Torture

Yoo Admits He Fixed Law Around Bush’s Torture Policy

By Jason Leopold

John Yoo, the former Deputy Attorney General at the agency’s Office of Legal Counsel, who drafted the infamous “torture memos” that gave former President George W. Bush and CIA interrogators the legal cover they needed to torture suspected terrorist detainees, offered some clues behind the genesis of the August 2002 legal opinions.

Yoo suggested in no uncertain terms that Bush administration officials sought to legalize torture and that he and his boss, Jay Bybee, fixed the law around the Bush administration’s policy. 

Yoo, who is now a visiting law professor at Chapman University in Orange, Calif., and a tenured professor at the University of California at Berkeley, insisted that he only drafted the legal memos and that other officials decided what interrogation techniques were permissible. 

“Decisions about interrogation methods at Guantanamo Bay were made by the Defense Department,” said Yoo in testimony before the House Judiciary subcommittee on the Constitution last year.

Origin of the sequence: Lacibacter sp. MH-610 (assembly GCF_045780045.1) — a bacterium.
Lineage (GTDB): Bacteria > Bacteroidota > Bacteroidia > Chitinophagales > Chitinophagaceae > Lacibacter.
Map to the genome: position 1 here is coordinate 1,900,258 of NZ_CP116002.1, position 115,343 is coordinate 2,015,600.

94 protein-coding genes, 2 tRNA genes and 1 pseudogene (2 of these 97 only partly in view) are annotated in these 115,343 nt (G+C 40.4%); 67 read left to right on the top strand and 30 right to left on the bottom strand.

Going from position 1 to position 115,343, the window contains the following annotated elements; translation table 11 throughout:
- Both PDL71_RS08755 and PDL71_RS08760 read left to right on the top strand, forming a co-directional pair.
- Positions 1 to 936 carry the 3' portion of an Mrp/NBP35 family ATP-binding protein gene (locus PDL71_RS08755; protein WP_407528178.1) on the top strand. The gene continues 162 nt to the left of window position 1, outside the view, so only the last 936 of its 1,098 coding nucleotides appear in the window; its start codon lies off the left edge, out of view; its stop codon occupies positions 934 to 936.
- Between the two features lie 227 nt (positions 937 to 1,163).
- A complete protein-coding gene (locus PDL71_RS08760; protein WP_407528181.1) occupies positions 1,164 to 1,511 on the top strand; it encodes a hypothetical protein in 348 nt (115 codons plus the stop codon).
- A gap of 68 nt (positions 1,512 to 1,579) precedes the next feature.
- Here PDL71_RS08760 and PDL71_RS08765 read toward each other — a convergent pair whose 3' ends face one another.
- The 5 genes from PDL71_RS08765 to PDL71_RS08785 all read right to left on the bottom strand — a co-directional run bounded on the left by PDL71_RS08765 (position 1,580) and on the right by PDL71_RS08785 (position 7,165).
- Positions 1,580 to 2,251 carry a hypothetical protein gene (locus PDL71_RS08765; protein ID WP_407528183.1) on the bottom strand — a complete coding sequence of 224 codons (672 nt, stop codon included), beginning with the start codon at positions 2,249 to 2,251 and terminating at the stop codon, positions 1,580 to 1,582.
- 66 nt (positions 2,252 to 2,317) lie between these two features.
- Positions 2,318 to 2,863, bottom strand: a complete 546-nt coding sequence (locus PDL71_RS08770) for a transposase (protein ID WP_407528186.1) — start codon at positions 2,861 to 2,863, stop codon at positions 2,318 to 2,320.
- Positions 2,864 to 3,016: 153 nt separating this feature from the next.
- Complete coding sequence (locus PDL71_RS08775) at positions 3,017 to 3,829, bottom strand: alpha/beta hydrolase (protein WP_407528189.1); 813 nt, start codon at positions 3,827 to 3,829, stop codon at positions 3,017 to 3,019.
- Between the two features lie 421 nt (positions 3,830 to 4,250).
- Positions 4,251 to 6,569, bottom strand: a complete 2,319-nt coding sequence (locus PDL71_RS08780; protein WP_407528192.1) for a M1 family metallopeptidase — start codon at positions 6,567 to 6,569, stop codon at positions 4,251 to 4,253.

But Yoo appears to be splitting hairs. While it is true that higher-ups in the Bush administration had greater responsibility for approving the techniques, indeed, Yoo admitted in an editorial published in the Wall Street Journal that George W. Bush authorized waterboarding “three times in the years after 9/11,” Yoo was not just the detached legal scholar that he has portrayed.

Yoo still staunchly defends the torture memos he wrote despite the fact that Susan Crawford, the retired judge who heads military commissions at Guantanamo, said she would not allow a war crimes tribunal against one detainee to proceed because his interrogation met the legal definition of torture.

Moreover, Jack Goldsmith, who succeeded Bybee at the OLC in October 2003 quickly determined that Yoo’s Aug. 1, 2002, memo was “sloppily written” and “legally flawed.”

The DOJ’s Office of Professional Responsibility investigated whether “the legal advice contained in those memoranda [written by Yoo and Bybee] was consistent with the professional standards that apply to Department of Justice attorneys.”

The results of the investigation are expected to be released soon and is said to have reached the conclusion that Yoo and Bybee did in fact violate professional standards by acting as advocates for Bush administration policy as Yoo has acknowledged in several pieces of commentary published this year.